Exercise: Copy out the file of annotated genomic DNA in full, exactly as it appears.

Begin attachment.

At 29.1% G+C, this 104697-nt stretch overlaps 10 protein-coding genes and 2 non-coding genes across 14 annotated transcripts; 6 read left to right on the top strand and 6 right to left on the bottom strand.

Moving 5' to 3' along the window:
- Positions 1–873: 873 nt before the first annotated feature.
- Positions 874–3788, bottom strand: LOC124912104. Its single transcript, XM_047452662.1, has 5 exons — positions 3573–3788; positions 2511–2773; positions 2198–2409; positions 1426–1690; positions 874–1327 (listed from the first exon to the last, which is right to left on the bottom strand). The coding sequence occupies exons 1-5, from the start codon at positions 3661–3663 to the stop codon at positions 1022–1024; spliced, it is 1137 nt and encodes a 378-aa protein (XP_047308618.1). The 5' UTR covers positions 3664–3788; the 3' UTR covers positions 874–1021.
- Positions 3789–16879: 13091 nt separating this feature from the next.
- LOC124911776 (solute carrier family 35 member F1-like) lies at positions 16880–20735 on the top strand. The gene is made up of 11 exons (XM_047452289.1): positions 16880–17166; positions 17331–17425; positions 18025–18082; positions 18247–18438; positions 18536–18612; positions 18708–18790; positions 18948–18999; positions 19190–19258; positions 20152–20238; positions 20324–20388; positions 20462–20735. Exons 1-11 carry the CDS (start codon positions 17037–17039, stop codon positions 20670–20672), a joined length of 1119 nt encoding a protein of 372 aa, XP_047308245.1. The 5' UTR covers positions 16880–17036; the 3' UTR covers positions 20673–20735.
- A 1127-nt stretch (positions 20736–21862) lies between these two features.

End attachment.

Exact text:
At 29.1% G+C, this 104697-nt stretch overlaps 10 protein-coding genes and 2 non-coding genes across 14 annotated transcripts; 6 read left to right on the top strand and 6 right to left on the bottom strand.

Moving 5' to 3' along the window:
- Positions 1–873: 873 nt before the first annotated feature.
- Positions 874–3788, bottom strand: LOC124912104. Its single transcript, XM_047452662.1, has 5 exons — positions 3573–3788; positions 2511–2773; positions 2198–2409; positions 1426–1690; positions 874–1327 (listed from the first exon to the last, which is right to left on the bottom strand). The coding sequence occupies exons 1-5, from the start codon at positions 3661–3663 to the stop codon at positions 1022–1024; spliced, it is 1137 nt and encodes a 378-aa protein (XP_047308618.1). The 5' UTR covers positions 3664–3788; the 3' UTR covers positions 874–1021.
- Positions 3789–16879: 13091 nt separating this feature from the next.
- LOC124911776 (solute carrier family 35 member F1-like) lies at positions 16880–20735 on the top strand. The gene is made up of 11 exons (XM_047452289.1): positions 16880–17166; positions 17331–17425; positions 18025–18082; positions 18247–18438; positions 18536–18612; positions 18708–18790; positions 18948–18999; positions 19190–19258; positions 20152–20238; positions 20324–20388; positions 20462–20735. Exons 1-11 carry the CDS (start codon positions 17037–17039, stop codon positions 20670–20672), a joined length of 1119 nt encoding a protein of 372 aa, XP_047308245.1. The 5' UTR covers positions 16880–17036; the 3' UTR covers positions 20673–20735.
- A 1127-nt stretch (positions 20736–21862) lies between these two features.